Stephen Hough, piano
January 22 2022
Review: William Ruff
An artist, still at the top of his game, in a programme of jaw-droppingly difficult music
The world of classical music is blessed with many fine pianists but there are few who get people running faster to the box office for tickets than Stephen Hough. If pianists were ranked like tennis players he would comfortably be in the world’s top ten.
Amongst the reasons why he’s been at the top of the tree for nearly forty years is that he appears completely in control even when playing the most jaw-droppingly difficult music. It’s not just that his fingers find the notes with uncanny precision, but he’s able to do so much with them: phrasing is full of fresh insight, his tonal palette wide and subtly nuanced. His music-making springs from a wide and deep understanding of history, literature, philosophy – as well as his encyclopedic knowledge of music. His paintings are frequently exhibited; his novels and books of essays sell well; he is a composer in his own right. ‘Polymath’ is a word that could have been coined specially for him.
Saturday’s Lakeside recital was predictably a sell-out, even though much of the programme would have been unfamiliar to the audience. All four pieces required virtuosity of the highest order, starting with Alan Rawsthorne’s Bagatelles, short pieces written in 1938 for Hough’s teacher Gordon Green and clearly full of poignant memories for him.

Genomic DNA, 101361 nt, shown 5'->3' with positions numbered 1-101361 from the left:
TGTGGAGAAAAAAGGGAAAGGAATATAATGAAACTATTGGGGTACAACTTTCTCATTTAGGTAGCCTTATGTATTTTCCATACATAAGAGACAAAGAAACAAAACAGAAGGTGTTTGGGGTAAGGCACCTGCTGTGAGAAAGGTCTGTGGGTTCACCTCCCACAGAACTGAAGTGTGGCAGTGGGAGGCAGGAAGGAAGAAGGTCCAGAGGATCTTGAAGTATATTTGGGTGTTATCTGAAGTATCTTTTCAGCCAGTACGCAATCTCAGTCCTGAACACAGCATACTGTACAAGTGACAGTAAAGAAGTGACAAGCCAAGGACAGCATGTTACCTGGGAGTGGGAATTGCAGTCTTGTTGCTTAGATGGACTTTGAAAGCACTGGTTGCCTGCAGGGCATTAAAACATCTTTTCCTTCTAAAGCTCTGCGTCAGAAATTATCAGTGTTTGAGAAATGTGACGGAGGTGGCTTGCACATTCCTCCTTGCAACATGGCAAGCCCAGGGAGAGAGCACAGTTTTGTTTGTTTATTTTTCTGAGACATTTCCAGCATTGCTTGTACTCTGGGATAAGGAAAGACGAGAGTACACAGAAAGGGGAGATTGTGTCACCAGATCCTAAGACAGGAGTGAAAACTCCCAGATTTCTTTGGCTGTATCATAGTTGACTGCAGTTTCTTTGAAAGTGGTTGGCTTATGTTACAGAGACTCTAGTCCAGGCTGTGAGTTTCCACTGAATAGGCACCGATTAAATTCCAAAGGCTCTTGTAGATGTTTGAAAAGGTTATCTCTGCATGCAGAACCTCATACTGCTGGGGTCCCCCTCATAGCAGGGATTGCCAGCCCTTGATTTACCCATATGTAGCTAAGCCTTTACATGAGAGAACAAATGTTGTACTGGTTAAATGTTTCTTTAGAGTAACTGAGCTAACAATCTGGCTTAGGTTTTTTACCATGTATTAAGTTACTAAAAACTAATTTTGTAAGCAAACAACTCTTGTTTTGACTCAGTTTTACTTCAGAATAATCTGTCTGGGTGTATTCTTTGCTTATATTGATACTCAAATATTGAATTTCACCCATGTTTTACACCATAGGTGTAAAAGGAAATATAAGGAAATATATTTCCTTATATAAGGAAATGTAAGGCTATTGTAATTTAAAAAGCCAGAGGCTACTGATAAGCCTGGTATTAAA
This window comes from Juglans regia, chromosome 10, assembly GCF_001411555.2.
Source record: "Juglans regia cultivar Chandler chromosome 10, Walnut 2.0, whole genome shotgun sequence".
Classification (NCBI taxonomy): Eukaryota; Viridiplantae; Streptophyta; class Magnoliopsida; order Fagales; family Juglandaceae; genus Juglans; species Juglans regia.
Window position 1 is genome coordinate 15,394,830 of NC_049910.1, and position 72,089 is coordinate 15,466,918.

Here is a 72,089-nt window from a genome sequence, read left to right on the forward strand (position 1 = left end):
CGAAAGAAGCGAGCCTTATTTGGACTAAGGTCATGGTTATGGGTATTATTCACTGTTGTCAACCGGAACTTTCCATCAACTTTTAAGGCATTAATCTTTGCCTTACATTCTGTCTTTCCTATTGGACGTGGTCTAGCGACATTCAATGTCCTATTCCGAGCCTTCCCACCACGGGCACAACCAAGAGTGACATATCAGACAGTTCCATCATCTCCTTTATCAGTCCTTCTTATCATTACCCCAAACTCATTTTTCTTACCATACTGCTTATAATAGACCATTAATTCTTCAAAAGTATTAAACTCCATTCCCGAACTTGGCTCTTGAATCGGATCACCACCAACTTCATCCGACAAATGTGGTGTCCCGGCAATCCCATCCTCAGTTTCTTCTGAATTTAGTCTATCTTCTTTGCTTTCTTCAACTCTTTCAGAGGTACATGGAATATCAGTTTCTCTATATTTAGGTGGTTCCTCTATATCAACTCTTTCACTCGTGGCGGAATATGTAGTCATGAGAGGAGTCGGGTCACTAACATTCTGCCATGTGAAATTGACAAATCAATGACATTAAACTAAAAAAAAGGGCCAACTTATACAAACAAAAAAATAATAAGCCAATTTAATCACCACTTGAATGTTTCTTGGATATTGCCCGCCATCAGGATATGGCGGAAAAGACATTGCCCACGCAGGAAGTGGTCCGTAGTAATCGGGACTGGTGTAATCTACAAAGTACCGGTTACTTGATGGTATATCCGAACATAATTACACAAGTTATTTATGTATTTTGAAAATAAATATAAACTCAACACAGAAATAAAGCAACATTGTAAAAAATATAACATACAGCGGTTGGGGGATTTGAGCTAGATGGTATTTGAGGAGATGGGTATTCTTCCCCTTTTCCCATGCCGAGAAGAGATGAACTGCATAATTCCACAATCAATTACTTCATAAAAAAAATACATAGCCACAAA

Then came Schumann’s Kreislerliana whose origins are so bizarre (involving a tomcat’s autobiography, amongst other things) that even the composer thought it unlikely that the work would ever be performed as a whole in concert. Stephen Hough clearly disagrees, very much in his element as he explored each movement’s need to be ‘extreme’: very fast, very slow, very excited, very intimate and so on. Judging from the audience’s enthusiastic response, you clearly don’t need to understand what was going on in Schumann’s mind to find the journey exhilarating.
Stephen Hough started the recital’s second half by playing his own Partita, a dazzling sequence of high-energy toccata-like movements interspersed with more lyrical and reflective Spanish-style dances. It all sounded impossibly difficult to play.
Finally Stephen Hough demonstrated that he is as adept at poetry as he is at fireworks. Four favourite Chopin pieces (Ballade No 3, Scherzo No 2 and two Nocturnes) were dispatched with a mixture of elegance, passion and total command of tonal colour. The audience demanded an encore, of course: Mompou’s Cançons i danses No 1 fitted the bill perfectly.
Stephen Hough, piano